Whether in relation to rhythms, eras, live performances, lyrics, identities, politics, scenes, production, or changing technologies, the topic of time can be linked to popular music in a variety of ways. The compartmentalising of sounds into genres, the ageing of audiences, and the shifting sands of the music industry all invoke notions of the temporal. For the 18th Biennial IASPM Conference, we invite researchers and practitioners to submit proposals for presentations that engage with the theme of time. We encourage proposals dealing with one of the following strands: Continue reading

Musical Screens: Musical Inventions, Digital Transitions, Cultural Critique

Call for articles
Special Issue of Music, Sound, and the Moving Image
Musical Screens: Musical Inventions, Digital Transitions, Cultural Critique
Special Issue Editor: James Tobias, Associate Professor, UC Riverside

This special issue of Music, Sound, and the Moving Image will be dedicated to position papers analyzing “Musical Screens” in transmedia contexts. We seek contributions that will attempt to stake out the crucial histories, contemporary practices, and methodological innovations for understanding musicality across digital screen cultures, and amidst ongoing digital media transitions. Continue reading

Weekend Societies: Electronic Dance Music Festivals and Event-Cultures

Call for chapters
Weekend Societies: Electronic Dance Music Festivals and Event-Cultures
Edited by Graham St John

Electronic Dance Music (EDM) festivals have flourished worldwide over the last 25 years. From massive raves sprouting around the London orbital at the turn of the 1990s to events operated under the control of corporate empires, EDM festivals have developed into cross-genre, multi-city, transnational mega-events. From free party teknivals proliferating across Europe since the mid-1990s to colossal attractions like Belgium’s Tomorrowland, and from neotribal gatherings like Southern California’s Lightning in a Bottle and other “transformational” festivals, to such digital arts and new media showcases as Montreal’s MUTEK and Berlin’s Club Transmediale, EDM festivals are platforms for a variety of arts, lifestyles, industries and policies. Unlicensed paroxysms, sanctioned extravaganzas, aesthetic frontiers, activist mobilisations, colonies of cosmopolitanism, they occasion manifold cultural practices, performed by multitudes to a cornucopia of ends. Continue reading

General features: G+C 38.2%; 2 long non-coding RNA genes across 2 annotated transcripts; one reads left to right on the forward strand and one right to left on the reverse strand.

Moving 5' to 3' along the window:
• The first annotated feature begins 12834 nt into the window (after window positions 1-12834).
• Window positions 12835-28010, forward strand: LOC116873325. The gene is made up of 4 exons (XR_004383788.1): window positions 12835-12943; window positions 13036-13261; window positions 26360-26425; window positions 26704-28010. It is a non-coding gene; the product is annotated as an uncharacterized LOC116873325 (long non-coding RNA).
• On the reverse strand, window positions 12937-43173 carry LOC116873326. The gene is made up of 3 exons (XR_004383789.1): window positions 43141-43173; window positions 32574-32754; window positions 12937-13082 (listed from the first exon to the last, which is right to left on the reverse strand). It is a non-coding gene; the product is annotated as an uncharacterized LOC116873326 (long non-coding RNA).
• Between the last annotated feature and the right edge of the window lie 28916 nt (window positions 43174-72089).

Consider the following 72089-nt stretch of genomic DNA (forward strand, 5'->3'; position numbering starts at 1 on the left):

Metal and Marginalisation: Registration Open

Metal and Marginalisation: Gender, Race, Class and Other Implications for Hard Rock and Metal‏
Centre for Women’s Studies and the International Society of Metal Music Scholars
University of York, UK
11 April 2014

Registration for Metal and Marginalisation: Gender, Race, Class and Other Implications for Hard Rock and Metal Symposium is now open. More information about the day, including how to register, can be found here:

Race & Place in Hip-Hop Beyond the US

Call for papers
Symposium: Race & Place in Hip-Hop Beyond the US
African Studies Association UK’s Biennial Conference
University of Sussex
9-11 September 2014

Hip-hop’s appeal beyond the US has been well documented by recent scholarship and documentaries. Despite the global uptake of hip-hop by a range of musicians, dancers and visual artists, mainstream media tend to focus upon commercial hip-hop from the US almost exclusively. Continue reading